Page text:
15. Soil Structures

  16. Water Movement and Structure

  17. Soil Consistency Soil Consistency the feel of the soil, reflecting relative resistance to pressure: eg friable, firm, hard, loose, plastic. The term soil consistency is used to describe the resistance of a soil at various moisture contents to mechanical stresses or manipulations. It is commonly measured by feeling and manipulating the soil by hand.

  18. Consistency Terms

  19. Soil Color Munsell Notations In the Munsell system of notation, color characteristics are designated by three axes:Hue (the name of the color) Value (the darkness or lightness of the color) Chroma (the intensity, or strength of the color) For example, 10YR4/3 Hue (10YR), Value (4), Chroma (3) Color: brown In PA - The primary hues are typically 10YR and 7.5YR.

  20. SoilColor-Munsell Notation Red- indicates the presence of Fe-oxides (iron oxides). Grey- indicates the presence of elevated water tables and reduced Fe (iron).Black-indicates the presence of organic matter, Mn-oxides (manganese), or FeS (iron sulfides). Organic matter suggest the soil is nutrient rich and fertile. Iron sulfides occur in wetlands and associated with rotten egg odor. White- indicates the presence of carbonate or soluble salts.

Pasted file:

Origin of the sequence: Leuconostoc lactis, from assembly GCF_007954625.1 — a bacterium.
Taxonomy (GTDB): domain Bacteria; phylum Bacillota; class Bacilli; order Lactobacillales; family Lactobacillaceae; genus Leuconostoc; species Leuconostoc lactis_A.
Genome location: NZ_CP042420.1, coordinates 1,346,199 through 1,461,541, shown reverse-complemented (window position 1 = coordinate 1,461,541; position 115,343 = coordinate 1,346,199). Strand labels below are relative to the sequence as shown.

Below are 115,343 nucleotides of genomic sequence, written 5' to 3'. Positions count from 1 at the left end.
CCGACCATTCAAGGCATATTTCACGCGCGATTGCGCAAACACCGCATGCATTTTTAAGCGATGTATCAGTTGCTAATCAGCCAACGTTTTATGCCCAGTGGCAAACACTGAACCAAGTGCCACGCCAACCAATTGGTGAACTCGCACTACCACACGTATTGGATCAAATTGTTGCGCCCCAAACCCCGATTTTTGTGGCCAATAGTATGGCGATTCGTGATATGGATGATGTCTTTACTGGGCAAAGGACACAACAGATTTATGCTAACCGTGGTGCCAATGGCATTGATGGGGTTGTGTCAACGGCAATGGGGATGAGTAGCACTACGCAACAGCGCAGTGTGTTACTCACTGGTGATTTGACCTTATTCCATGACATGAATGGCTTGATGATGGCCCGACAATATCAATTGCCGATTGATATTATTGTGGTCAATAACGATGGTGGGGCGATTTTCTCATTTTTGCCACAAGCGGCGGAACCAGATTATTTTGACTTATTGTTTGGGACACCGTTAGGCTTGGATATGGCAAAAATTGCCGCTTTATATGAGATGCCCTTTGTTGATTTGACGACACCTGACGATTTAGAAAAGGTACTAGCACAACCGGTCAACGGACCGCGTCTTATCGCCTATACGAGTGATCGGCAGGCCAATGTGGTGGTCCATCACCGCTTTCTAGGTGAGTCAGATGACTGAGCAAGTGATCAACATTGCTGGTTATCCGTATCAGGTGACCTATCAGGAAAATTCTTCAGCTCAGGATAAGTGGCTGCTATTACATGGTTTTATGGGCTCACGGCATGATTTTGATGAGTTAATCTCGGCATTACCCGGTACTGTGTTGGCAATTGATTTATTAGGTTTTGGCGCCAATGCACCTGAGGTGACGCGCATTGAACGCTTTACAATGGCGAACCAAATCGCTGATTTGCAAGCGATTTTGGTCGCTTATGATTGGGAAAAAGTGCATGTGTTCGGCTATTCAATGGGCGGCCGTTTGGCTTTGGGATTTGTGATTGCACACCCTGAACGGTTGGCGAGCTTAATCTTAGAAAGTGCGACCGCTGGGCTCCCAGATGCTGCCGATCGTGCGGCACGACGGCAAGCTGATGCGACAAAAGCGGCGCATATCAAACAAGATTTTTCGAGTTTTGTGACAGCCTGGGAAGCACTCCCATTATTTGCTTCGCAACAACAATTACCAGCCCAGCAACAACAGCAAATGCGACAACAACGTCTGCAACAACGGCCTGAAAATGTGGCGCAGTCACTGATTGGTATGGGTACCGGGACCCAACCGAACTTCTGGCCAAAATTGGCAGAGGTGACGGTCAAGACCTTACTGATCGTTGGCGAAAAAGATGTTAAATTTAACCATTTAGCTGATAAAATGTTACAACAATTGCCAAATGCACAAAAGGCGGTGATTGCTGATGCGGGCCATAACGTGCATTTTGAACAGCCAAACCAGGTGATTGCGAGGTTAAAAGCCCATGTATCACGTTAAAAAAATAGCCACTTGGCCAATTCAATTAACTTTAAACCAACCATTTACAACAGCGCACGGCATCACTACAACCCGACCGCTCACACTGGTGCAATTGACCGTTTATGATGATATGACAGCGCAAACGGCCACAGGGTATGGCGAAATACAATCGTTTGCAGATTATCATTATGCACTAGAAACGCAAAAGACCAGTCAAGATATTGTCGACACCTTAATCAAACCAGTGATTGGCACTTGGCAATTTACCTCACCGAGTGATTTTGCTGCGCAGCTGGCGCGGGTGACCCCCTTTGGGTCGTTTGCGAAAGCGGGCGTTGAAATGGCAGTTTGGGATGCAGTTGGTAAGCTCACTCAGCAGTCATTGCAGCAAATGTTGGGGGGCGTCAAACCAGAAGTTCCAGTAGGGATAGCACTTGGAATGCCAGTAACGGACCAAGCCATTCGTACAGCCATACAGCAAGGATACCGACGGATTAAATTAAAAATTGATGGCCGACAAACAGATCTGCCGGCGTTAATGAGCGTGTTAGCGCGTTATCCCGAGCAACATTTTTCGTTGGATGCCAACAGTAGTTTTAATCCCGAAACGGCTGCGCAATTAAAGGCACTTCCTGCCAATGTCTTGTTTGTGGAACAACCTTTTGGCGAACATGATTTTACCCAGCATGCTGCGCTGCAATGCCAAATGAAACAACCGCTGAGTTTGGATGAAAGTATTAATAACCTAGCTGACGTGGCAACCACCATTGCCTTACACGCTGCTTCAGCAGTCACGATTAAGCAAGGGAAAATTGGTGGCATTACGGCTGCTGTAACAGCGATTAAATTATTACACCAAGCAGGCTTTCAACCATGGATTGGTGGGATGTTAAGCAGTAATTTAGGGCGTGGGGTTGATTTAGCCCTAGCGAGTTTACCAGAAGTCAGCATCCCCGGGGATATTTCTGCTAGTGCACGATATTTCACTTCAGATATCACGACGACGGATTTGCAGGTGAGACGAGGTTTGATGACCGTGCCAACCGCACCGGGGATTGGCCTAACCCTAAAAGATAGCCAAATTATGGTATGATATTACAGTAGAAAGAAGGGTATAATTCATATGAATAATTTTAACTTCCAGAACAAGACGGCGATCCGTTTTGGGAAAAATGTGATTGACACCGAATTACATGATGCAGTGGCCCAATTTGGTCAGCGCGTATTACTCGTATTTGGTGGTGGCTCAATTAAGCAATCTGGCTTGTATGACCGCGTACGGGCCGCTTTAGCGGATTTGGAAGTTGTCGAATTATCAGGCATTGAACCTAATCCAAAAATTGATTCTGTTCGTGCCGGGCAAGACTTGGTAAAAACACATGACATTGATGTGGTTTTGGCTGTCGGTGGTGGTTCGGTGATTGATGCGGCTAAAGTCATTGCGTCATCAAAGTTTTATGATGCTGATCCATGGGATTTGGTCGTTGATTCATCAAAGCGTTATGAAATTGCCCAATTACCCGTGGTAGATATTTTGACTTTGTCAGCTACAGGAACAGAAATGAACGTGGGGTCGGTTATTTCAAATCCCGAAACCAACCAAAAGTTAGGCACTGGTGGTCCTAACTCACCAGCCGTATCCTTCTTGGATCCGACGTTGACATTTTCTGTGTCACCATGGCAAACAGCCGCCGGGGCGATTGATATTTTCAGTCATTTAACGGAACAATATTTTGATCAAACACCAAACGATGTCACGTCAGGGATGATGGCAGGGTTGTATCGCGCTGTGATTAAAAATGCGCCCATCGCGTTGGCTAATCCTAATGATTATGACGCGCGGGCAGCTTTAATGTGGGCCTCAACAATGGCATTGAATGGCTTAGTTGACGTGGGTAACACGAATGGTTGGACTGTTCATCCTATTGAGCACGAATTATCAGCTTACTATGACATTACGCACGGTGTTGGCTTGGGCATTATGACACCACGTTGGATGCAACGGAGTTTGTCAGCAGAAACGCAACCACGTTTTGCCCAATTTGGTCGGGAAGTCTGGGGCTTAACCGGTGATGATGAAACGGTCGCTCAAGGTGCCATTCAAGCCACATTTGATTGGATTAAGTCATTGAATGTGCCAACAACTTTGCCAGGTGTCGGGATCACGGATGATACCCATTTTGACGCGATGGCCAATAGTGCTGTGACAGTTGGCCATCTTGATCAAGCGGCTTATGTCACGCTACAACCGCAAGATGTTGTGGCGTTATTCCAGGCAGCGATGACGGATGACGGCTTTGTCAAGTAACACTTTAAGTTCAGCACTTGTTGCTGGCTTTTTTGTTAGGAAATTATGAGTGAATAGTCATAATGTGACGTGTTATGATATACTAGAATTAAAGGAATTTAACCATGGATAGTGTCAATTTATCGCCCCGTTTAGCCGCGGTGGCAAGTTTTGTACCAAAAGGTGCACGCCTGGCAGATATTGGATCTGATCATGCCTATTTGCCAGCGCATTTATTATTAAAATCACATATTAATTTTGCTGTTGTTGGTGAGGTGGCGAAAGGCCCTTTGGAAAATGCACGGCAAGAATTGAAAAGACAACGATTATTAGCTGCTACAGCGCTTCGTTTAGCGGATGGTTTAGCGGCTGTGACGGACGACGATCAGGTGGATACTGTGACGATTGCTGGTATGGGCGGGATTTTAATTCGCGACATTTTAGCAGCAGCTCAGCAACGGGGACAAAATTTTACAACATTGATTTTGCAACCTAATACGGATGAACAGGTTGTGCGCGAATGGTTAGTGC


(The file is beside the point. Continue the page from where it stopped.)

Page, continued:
21. Soil Horizons • Layer of Soil Parallel to Surface • Properties a function of climate, landscape setting, parent material, biological activity, and other soil forming processes. • Horizons (A, E, B, C, R, etc) Image Source: University of Texas, 2002

  22. Soil HorizonsO- Organic Horizons • Organic Layers of Decaying Plant and Animal Tissue • Aids Soil Structural Development • Helps to Retain Moisture • Enriches Soil with Nutrients • Infiltration Capacity function of Organic Decomposition O Horizon Dark in Color Because of Humus Material - 1,000,000 bacteria per cm3

  23. Soil HorizonsA Horizons: “ Topsoil” • Mineral Horizon NearSurface • Accumulation of OrganicMaterial • Eluviation Process Moves Humic and Minerals form O Horizon into A horizon • Ap - Plowed A Horizon • Ab - Buried Horizon • Soil dark in color, coarser in texture, and high porosity A Horizon

  24. Soil Horizons: E HorizonsAlbic Horizon (Latin - White) • Mineral Horizon NearSurface • Movement of Silicate Clay, Iron, and Aluminum from the A Horizon through Eluviation • Horizon does not mean a water table is present, but the horizon can be associated with high water table , use Symbol Eg (gleyed modifier) • Underlain by a B (illuvial) horizon E Horizon

  25. Soil Horizons: B HorizonsZone of Maximum Accumulation • Mineral Horizon • Illuviation is Occurring - Movement into the Horizon • B Horizon Receives Organic and Inorganic Materials from Upper Horizons. • Color Influence by Organic, Iron, Aluminum, and Carbonates • Bw - Weakly Colored or Structured • Bhs- Accumulation of illuvial organic material and sesquioxides • Bs- Accumulation of sesquioxides • Bt- Translocation of silicate clay • Bx- Fragipan Horizon, brittle Bhs Horizon Bs Horizon Bw Horizon